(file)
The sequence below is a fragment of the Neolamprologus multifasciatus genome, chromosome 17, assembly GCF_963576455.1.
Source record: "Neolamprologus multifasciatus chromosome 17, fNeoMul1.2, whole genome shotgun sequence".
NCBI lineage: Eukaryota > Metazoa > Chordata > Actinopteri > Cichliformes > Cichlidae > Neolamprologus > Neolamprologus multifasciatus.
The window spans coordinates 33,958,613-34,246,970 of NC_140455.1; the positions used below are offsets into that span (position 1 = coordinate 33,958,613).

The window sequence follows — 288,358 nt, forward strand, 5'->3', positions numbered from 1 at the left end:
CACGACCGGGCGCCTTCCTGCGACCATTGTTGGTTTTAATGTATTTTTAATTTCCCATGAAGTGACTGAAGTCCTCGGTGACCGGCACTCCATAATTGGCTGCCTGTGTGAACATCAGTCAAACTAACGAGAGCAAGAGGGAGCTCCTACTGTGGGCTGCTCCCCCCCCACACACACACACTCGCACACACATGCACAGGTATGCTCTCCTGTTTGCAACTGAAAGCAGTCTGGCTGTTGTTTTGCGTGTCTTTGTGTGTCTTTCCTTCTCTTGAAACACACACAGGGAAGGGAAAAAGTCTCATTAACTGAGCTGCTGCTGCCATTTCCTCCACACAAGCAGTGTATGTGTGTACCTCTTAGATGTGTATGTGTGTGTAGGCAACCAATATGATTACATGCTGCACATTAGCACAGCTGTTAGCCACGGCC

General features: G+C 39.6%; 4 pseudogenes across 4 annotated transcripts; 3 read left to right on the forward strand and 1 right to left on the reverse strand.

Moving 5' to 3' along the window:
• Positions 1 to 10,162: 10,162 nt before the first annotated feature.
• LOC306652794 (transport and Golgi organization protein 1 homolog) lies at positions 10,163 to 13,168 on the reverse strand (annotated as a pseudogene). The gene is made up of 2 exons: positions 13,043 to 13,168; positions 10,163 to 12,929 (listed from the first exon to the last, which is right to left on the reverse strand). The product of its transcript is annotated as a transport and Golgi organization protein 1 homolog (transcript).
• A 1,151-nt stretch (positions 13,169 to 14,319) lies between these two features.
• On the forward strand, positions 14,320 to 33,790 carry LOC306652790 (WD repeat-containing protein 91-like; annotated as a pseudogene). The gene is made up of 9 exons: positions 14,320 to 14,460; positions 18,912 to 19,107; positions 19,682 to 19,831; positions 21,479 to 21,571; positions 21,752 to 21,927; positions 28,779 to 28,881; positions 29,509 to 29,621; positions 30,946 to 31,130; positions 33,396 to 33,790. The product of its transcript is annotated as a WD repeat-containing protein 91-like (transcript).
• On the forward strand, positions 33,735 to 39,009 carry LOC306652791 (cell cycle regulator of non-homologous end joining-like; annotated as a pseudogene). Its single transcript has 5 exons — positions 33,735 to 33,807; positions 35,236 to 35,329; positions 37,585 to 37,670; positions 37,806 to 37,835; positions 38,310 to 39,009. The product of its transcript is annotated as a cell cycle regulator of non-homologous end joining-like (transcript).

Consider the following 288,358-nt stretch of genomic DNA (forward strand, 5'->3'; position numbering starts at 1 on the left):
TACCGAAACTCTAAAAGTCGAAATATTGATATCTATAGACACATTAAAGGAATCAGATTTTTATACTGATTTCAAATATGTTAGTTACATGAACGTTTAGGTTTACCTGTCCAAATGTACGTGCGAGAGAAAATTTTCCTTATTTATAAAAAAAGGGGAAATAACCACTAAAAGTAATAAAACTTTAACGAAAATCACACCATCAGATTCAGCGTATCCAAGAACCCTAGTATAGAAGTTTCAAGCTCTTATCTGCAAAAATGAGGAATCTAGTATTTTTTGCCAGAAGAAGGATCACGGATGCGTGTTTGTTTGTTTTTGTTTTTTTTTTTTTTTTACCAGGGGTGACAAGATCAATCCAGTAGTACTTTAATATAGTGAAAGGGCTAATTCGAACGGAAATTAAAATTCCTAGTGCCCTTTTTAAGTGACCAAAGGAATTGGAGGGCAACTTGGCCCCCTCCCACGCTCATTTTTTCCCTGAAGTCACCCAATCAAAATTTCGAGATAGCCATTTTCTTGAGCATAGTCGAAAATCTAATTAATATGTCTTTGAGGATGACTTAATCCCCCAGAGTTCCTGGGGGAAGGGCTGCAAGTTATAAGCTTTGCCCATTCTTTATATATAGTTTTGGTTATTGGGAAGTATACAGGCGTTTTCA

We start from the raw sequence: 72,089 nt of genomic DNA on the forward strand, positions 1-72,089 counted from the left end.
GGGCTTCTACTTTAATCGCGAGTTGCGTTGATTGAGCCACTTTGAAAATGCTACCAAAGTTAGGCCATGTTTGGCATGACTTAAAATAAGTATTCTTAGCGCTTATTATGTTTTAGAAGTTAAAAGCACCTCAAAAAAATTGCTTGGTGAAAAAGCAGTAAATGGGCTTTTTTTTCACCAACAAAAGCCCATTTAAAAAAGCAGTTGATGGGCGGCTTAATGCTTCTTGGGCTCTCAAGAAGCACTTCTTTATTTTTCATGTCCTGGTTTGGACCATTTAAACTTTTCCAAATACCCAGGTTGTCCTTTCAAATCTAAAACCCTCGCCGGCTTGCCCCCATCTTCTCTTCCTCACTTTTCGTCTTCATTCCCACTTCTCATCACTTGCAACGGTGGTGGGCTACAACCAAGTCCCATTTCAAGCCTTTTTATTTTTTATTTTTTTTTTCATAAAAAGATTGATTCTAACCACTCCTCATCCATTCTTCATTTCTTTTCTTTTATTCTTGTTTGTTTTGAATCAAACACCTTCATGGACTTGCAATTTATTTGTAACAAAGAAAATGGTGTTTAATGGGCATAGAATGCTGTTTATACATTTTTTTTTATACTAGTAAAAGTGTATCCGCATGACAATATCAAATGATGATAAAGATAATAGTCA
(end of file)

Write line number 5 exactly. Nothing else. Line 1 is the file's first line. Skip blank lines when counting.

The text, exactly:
The window sequence follows — 288,358 nt, forward strand, 5'->3', positions numbered from 1 at the left end: